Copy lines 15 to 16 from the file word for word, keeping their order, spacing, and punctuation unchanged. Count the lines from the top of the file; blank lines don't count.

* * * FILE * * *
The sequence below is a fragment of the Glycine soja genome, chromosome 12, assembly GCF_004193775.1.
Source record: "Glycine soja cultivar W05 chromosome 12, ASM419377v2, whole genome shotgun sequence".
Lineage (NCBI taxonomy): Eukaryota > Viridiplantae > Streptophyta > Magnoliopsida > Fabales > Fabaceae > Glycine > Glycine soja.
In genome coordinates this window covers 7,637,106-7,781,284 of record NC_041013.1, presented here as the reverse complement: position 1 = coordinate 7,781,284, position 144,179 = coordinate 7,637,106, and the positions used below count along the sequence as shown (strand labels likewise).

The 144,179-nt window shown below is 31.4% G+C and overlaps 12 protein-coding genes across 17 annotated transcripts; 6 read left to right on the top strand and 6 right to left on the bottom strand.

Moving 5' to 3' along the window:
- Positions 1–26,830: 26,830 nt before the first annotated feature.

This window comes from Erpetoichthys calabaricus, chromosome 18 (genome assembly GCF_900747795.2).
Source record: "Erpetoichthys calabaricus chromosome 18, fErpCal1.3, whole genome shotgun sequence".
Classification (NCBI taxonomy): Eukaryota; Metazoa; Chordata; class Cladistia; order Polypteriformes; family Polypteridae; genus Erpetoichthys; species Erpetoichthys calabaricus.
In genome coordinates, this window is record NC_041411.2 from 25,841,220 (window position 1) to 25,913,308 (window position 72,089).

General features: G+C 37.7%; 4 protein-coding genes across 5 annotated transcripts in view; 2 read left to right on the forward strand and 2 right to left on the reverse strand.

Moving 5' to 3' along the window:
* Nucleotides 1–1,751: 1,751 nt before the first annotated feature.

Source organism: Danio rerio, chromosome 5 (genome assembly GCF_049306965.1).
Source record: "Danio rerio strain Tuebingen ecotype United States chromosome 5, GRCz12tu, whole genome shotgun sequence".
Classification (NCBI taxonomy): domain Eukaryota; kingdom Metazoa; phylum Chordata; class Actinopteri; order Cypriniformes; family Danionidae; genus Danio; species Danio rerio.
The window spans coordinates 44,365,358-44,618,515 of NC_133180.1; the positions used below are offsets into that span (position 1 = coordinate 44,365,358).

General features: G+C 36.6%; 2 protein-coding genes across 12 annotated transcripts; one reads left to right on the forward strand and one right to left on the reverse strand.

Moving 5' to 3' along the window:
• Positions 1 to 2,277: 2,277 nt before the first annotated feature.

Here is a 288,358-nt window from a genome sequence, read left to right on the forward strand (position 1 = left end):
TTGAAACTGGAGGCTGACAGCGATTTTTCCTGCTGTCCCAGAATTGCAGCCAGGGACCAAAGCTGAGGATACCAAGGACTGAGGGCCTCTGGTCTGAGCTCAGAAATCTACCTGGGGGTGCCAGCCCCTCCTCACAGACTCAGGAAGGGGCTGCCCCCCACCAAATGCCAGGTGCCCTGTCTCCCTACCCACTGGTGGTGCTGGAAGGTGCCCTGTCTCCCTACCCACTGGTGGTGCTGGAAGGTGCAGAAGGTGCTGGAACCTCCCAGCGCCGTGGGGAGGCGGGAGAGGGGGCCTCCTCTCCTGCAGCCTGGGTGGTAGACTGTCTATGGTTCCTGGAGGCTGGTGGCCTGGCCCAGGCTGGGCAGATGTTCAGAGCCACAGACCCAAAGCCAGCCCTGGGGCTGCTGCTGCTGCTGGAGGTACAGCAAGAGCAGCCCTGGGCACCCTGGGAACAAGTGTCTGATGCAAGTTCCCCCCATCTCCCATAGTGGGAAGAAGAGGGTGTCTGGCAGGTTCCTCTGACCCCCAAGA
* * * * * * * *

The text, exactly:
Source organism: Danio rerio, chromosome 5 (genome assembly GCF_049306965.1).
Source record: "Danio rerio strain Tuebingen ecotype United States chromosome 5, GRCz12tu, whole genome shotgun sequence".